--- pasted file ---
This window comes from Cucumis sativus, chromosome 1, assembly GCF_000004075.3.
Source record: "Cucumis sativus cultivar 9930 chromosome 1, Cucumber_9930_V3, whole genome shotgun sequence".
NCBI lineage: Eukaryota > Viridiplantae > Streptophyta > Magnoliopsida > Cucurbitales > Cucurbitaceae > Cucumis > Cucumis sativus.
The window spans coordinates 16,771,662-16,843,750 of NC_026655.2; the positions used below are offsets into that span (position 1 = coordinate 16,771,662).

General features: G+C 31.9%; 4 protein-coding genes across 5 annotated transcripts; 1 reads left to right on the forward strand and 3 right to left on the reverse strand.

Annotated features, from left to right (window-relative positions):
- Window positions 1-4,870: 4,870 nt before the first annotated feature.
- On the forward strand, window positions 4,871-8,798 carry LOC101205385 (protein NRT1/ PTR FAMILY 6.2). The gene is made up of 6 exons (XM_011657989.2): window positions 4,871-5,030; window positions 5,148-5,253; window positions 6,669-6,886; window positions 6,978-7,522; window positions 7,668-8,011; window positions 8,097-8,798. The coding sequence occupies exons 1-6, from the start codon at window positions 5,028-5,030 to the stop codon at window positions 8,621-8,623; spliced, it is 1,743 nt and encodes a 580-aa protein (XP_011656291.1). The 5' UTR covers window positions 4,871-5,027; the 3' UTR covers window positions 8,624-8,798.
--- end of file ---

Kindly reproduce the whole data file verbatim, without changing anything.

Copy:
This window comes from Cucumis sativus, chromosome 1, assembly GCF_000004075.3.
Source record: "Cucumis sativus cultivar 9930 chromosome 1, Cucumber_9930_V3, whole genome shotgun sequence".
NCBI lineage: Eukaryota > Viridiplantae > Streptophyta > Magnoliopsida > Cucurbitales > Cucurbitaceae > Cucumis > Cucumis sativus.
The window spans coordinates 16,771,662-16,843,750 of NC_026655.2; the positions used below are offsets into that span (position 1 = coordinate 16,771,662).

General features: G+C 31.9%; 4 protein-coding genes across 5 annotated transcripts; 1 reads left to right on the forward strand and 3 right to left on the reverse strand.

Annotated features, from left to right (window-relative positions):
- Window positions 1-4,870: 4,870 nt before the first annotated feature.
- On the forward strand, window positions 4,871-8,798 carry LOC101205385 (protein NRT1/ PTR FAMILY 6.2). The gene is made up of 6 exons (XM_011657989.2): window positions 4,871-5,030; window positions 5,148-5,253; window positions 6,669-6,886; window positions 6,978-7,522; window positions 7,668-8,011; window positions 8,097-8,798. The coding sequence occupies exons 1-6, from the start codon at window positions 5,028-5,030 to the stop codon at window positions 8,621-8,623; spliced, it is 1,743 nt and encodes a 580-aa protein (XP_011656291.1). The 5' UTR covers window positions 4,871-5,027; the 3' UTR covers window positions 8,624-8,798.